Tag Archives: design

Always show your working out

Remember hearing your maths teacher say that?

There’s a good reason for it; It gives you the opportunity to demonstrate how you solved the problem. You would be marked on the working out, and not just the final answer.

It’s the same with design work, if you can’t describe how (and more importantly why) things are done a particular way, then the client should (quite rightly) think of it as just a guess. Continue reading

The antidote to over-stimulation

Whilst reading http://contentsmagazine.com/articles/space-to-breathe/, the quote antidote to overwhelm and over-stimulation struck a cord with me. Quite a lot of home pages try to do everything, but by doing this they overwhelm the visitor. The absolute antithesis of that has to be the new WorkFu site, and to say I was impressed with their new homepage was an understatement:

I was blown away. I’d just never seen anything like it on a homepage recently.

Again, I think this comes back to confidence in design. Knowing that you’ll be able to convey the desired message in such a simple way without additional clutter Continue reading

Questions about Responsive Design – The Responsive Summit

On 23rd February the first ever Responsive Summit takes place in London. Thinkers and do-ers in the field of responsive web design get around a table to discuss how to make this easier for all of us.


This I can guarantee will enhance how we build sites in the coming years. Some of the questions I have are:

How we can serve up the right images for the right device?

Because of the responsive nature, images usually have to be created larger to compensate. I am wary of this because there have been discussions about increased page bloat and serving up multiple versions.

Further reading:

Is there still a place for ‘mobile’ versions of websites?

With the emergence of responsive and adaptive designs, do ‘mobile’ versions still have a place on the web?

How do we ‘sell’ responsive design to clients?

This is of course, down to the agencies and salespeople themselves. High profile responsive sites, such as http://bostonglobe.com/ have helped, but clients still need to be educated. That is our job.

There is, naturally a slightly higher cost to designing responsive sites, but this is minimal and when compared to separate desktop and mobile versions is usually a lot more cost effective.

How do we present responsive designs to the client?

Designs are typically served up in visual format, most proabably created in Photoshop or Illustrator first. Is there a good way of presenting these to the client whilst conveying the concept? Which leads on to…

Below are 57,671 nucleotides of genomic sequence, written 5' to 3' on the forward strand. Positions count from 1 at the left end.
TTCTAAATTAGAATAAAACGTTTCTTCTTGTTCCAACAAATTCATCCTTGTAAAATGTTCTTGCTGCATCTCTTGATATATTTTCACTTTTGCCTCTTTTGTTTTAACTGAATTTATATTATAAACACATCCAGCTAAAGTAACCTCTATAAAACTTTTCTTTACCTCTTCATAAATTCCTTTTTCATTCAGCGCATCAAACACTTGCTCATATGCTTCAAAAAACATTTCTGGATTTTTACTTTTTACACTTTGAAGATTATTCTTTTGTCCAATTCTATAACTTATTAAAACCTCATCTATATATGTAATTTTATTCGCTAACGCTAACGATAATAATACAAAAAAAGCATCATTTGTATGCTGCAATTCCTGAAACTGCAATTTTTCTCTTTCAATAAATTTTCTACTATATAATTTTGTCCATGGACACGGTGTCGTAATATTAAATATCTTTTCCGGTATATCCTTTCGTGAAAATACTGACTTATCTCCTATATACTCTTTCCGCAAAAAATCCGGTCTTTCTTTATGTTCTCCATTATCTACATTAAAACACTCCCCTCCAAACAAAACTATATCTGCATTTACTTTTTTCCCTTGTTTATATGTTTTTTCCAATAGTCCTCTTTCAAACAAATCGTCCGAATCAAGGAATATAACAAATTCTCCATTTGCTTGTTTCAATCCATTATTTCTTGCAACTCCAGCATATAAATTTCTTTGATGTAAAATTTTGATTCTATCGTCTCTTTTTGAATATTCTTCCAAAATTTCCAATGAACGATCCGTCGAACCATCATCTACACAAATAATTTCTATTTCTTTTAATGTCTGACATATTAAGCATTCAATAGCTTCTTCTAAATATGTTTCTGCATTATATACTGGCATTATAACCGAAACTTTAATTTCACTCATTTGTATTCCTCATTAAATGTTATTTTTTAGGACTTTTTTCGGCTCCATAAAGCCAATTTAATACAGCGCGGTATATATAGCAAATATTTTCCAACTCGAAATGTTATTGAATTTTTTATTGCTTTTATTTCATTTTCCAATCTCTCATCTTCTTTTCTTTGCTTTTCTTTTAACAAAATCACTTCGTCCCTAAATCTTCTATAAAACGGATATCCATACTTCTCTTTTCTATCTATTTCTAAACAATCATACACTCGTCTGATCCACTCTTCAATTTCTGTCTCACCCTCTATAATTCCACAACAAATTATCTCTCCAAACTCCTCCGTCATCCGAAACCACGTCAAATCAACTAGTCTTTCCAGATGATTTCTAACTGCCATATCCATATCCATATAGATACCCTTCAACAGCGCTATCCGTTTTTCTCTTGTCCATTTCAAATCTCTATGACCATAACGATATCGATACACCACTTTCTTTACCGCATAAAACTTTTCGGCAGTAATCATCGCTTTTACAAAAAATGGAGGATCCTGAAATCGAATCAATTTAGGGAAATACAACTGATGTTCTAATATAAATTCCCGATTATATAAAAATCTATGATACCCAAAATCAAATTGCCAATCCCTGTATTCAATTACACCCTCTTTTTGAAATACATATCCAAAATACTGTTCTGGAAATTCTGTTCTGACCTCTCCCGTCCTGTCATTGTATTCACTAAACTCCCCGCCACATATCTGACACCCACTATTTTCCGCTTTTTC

Are we going to abandon Photoshop?

Is Photoshop even the right tool to design nowadays. With frameworks and tools available to create demos relatively quickly will this be the standard in the coming years?

Should we still be designing in pixels?

With the emergence of the retina display iPad and multiple resolution devices, have pixels had their day? Has the concept of pixel-perfect designs gone in favour of percentage and em-based designs?

Any other questions?

You can submit your own questions before the discussion takes place on the 23rd Feb by going to the website http://responsivesummit.com/.

Getting into Reading Mode

I have always found it hard to read a lot of content online. There are numerous reasons for this: poor layout design, bad typography and a lack on concentration on my behalf.

It is clear that this is a problem not unique to me. There have been many attempts made to make the experience a better one. From Safari’s built in Reader mode to Readability, designed to ‘zap online clutter and save web articles in a comfortable reading view’.

Focus Mode

The purpose of these systems is to remove the other distractions of adverts, additional links or related stories. At a much deeper level, Information Architects understood this whilst building their iA Writer they created what they called Focus Mode:

Thought goes into writing, not using: Focus mode allows you to think, spell and write one sentence at a time. This lowers the temptation to cross edit and keeps you in the flow.

I like the idea of keeping people ‘in the flow’ and so created a very quick mockup of a ‘focus mode’ for reading posts, not just writing them.


This could be made into a JS snippet, or as an idea for someone to use on their own site.

Because the script uses :hover this wouldn’t currently work on a phone, but I’m open to suggestions.